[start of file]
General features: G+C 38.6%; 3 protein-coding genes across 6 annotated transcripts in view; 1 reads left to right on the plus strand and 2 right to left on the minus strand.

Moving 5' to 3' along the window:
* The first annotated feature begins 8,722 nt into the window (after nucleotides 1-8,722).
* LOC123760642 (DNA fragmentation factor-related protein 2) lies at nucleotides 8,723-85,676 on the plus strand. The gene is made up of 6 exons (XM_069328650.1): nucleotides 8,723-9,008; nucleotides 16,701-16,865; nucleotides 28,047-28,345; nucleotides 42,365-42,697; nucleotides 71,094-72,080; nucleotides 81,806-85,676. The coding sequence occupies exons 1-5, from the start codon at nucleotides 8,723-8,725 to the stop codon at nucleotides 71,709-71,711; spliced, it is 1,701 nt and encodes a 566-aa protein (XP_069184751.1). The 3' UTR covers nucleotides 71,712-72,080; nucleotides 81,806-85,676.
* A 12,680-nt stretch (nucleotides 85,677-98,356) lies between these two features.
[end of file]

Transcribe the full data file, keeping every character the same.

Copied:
General features: G+C 38.6%; 3 protein-coding genes across 6 annotated transcripts in view; 1 reads left to right on the plus strand and 2 right to left on the minus strand.

Moving 5' to 3' along the window:
* The first annotated feature begins 8,722 nt into the window (after nucleotides 1-8,722).
* LOC123760642 (DNA fragmentation factor-related protein 2) lies at nucleotides 8,723-85,676 on the plus strand. The gene is made up of 6 exons (XM_069328650.1): nucleotides 8,723-9,008; nucleotides 16,701-16,865; nucleotides 28,047-28,345; nucleotides 42,365-42,697; nucleotides 71,094-72,080; nucleotides 81,806-85,676. The coding sequence occupies exons 1-5, from the start codon at nucleotides 8,723-8,725 to the stop codon at nucleotides 71,709-71,711; spliced, it is 1,701 nt and encodes a 566-aa protein (XP_069184751.1). The 3' UTR covers nucleotides 71,712-72,080; nucleotides 81,806-85,676.
* A 12,680-nt stretch (nucleotides 85,677-98,356) lies between these two features.